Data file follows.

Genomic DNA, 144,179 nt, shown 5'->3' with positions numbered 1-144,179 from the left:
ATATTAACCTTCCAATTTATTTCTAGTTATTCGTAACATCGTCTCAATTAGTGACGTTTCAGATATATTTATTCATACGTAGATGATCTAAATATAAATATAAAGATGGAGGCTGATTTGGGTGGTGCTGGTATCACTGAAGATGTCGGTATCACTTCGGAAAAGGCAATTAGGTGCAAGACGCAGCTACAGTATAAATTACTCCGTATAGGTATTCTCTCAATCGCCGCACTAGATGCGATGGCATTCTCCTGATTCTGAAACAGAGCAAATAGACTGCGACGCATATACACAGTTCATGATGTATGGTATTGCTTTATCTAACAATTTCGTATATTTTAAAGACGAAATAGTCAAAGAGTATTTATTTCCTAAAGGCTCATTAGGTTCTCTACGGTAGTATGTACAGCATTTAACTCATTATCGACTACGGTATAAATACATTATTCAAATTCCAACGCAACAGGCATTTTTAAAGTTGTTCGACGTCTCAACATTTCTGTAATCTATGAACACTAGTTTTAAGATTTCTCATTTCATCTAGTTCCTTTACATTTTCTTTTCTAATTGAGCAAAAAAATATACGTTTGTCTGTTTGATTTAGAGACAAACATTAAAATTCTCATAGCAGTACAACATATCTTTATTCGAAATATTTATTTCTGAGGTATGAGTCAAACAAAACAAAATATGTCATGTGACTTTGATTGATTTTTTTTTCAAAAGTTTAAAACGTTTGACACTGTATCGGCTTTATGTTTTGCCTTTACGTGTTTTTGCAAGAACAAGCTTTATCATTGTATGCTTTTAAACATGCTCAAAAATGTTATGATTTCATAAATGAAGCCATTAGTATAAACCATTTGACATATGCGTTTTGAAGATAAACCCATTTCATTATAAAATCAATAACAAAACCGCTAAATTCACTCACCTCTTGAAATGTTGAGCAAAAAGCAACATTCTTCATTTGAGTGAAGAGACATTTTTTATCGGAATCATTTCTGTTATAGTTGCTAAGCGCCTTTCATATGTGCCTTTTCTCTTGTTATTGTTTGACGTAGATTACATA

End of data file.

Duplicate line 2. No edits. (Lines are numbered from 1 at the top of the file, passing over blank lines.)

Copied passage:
ATATTAACCTTCCAATTTATTTCTAGTTATTCGTAACATCGTCTCAATTAGTGACGTTTCAGATATATTTATTCATACGTAGATGATCTAAATATAAATATAAAGATGGAGGCTGATTTGGGTGGTGCTGGTATCACTGAAGATGTCGGTATCACTTCGGAAAAGGCAATTAGGTGCAAGACGCAGCTACAGTATAAATTACTCCGTATAGGTATTCTCTCAATCGCCGCACTAGATGCGATGGCATTCTCCTGATTCTGAAACAGAGCAAATAGACTGCGACGCATATACACAGTTCATGATGTATGGTATTGCTTTATCTAACAATTTCGTATATTTTAAAGACGAAATAGTCAAAGAGTATTTATTTCCTAAAGGCTCATTAGGTTCTCTACGGTAGTATGTACAGCATTTAACTCATTATCGACTACGGTATAAATACATTATTCAAATTCCAACGCAACAGGCATTTTTAAAGTTGTTCGACGTCTCAACATTTCTGTAATCTATGAACACTAGTTTTAAGATTTCTCATTTCATCTAGTTCCTTTACATTTTCTTTTCTAATTGAGCAAAAAAATATACGTTTGTCTGTTTGATTTAGAGACAAACATTAAAATTCTCATAGCAGTACAACATATCTTTATTCGAAATATTTATTTCTGAGGTATGAGTCAAACAAAACAAAATATGTCATGTGACTTTGATTGATTTTTTTTTCAAAAGTTTAAAACGTTTGACACTGTATCGGCTTTATGTTTTGCCTTTACGTGTTTTTGCAAGAACAAGCTTTATCATTGTATGCTTTTAAACATGCTCAAAAATGTTATGATTTCATAAATGAAGCCATTAGTATAAACCATTTGACATATGCGTTTTGAAGATAAACCCATTTCATTATAAAATCAATAACAAAACCGCTAAATTCACTCACCTCTTGAAATGTTGAGCAAAAAGCAACATTCTTCATTTGAGTGAAGAGACATTTTTTATCGGAATCATTTCTGTTATAGTTGCTAAGCGCCTTTCATATGTGCCTTTTCTCTTGTTATTGTTTGACGTAGATTACATA